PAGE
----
Police: DIMEBAG's Murder Was Not Motivated By PANTERA's Breakup

John Futty of The Columbus Dispatch has issued the following report:

Bleeding from three bullet wounds and pinned beneath a gunman on the Alrosa Villa stage, John Brooks never saw or heard the shotgun blast that saved his life.

Brooks was among seven people shot by Nathan Gale after Gale stormed the stage of the North Side nightclub with a 9 mm handgun during a DAMAGEPLAN concert Dec. 8.

As four of the victims lay dying, Brooks became a hostage, held in Gale's grip while concertgoers fled and Columbus police moved in.

"Don't move, don't move," Gale told Brooks, pressing his knees into Brooks' back and holding the gun to his head.

Brooks told police he never saw Officer James Niggemeyer enter the rear stage door with a shotgun and kill Gale with a single shot to the head from 20 feet away.

"Brooks thought the gunman was going to shoot him in the head and then all of a sudden the gunman just let him go," according to a detective's interview with Brooks, who scrambled off the stage when Gale fell.

The interview summary is included in a 627-page investigative file on the case released yesterday by police in response to a public-records request by The Dispatch.

The division's Firearms Board of Inquiry reviewed the investigation and determined that Niggemeyer's actions were justified.

Supervisors agreed that the officer acted within division policy.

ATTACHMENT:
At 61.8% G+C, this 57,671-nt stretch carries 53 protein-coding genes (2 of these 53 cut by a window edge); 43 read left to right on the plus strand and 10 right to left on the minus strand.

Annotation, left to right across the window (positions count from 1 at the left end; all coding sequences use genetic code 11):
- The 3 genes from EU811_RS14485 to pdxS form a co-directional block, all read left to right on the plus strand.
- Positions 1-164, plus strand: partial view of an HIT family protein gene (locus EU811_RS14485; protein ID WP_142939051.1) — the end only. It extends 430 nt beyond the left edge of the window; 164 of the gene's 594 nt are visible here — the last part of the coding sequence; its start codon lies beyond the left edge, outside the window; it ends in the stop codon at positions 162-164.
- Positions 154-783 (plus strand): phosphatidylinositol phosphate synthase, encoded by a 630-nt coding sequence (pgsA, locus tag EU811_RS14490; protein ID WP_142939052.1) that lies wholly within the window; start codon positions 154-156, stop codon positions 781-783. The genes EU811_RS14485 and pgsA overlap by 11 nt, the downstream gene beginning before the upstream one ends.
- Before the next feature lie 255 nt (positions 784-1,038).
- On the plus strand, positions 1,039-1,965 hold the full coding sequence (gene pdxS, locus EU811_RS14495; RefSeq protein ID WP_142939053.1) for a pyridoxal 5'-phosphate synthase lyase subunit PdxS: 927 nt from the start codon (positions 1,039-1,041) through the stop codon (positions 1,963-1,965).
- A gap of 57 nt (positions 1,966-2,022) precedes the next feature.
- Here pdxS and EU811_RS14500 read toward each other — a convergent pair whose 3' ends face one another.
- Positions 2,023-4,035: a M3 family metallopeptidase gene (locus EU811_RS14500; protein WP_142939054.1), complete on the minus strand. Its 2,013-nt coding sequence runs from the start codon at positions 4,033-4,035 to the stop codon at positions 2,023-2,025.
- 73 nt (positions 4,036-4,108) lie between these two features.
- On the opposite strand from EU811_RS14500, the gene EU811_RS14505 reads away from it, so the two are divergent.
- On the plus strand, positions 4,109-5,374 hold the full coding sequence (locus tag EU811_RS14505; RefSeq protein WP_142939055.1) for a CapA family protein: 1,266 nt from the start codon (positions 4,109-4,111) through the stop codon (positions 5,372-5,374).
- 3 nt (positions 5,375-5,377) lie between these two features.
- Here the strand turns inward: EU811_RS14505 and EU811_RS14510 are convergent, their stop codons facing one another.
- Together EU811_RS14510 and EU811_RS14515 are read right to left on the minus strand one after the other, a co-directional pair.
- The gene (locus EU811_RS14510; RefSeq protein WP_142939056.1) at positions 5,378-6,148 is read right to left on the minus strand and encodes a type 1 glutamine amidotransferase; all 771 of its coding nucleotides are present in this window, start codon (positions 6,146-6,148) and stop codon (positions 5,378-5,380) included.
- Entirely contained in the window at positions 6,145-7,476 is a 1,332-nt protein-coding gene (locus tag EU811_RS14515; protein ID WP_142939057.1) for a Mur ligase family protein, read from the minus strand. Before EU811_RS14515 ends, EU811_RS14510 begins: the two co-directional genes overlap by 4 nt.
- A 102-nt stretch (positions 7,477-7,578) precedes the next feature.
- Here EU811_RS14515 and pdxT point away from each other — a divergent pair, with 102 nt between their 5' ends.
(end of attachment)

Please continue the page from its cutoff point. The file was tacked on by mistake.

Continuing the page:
The documents — including summaries of 287 interviews with concertgoers, band members, club employees, police officers and paramedics — fail to clear up confusion surrounding the order in which victims were shot or explain the motives of the 25-year-old Marysville man responsible for the carnage.

Witnesses agreed that Gale produced the gun when he stepped on stage and that his first target was "Dimebag" Darrell Abbott, DAMAGEPLAN's 38-year-old lead guitarist, who died of three gunshot wounds to the head.

But the band's tour manager, Christopher Paluska, 39, told police he was shot first when he tried to stop Gale from entering the stage.

"Mr. Paluska related he grabbed the guy and this individual turned around and shot him," detectives reported. "After doing this, Mr. Paluska ran to the side of the stage where someone helped him lie down and he watched as Dimebag Darrell Abbott . . . got shot by the shooter."

Paluska and Brooks, among three survivors of the shootings, did not return phone calls from The Dispatch yesterday.

Brooks, a 34-year-old stage technician for the band, was standing behind speakers on the right side of the stage when Gale advanced on Abbott from the other side of the stage.

He said Gale shot Abbott, then shot the band's security chief, Jeffrey "Mayhem" Thompson, as they rushed to help the guitarist.

Thompson died of three gunshot wounds.

The others who died trying to intervene were Nathan Bray, a 23-year-old concertgoer from Grove City who was shot once in the chest, and Erin Halk, a 29-yearold club employee from Columbus who was shot six times.

Brooks was shot in the right hand, right thigh and right side as he wrestled with the gunman. He said he remembers Gale shooting someone else as they grappled.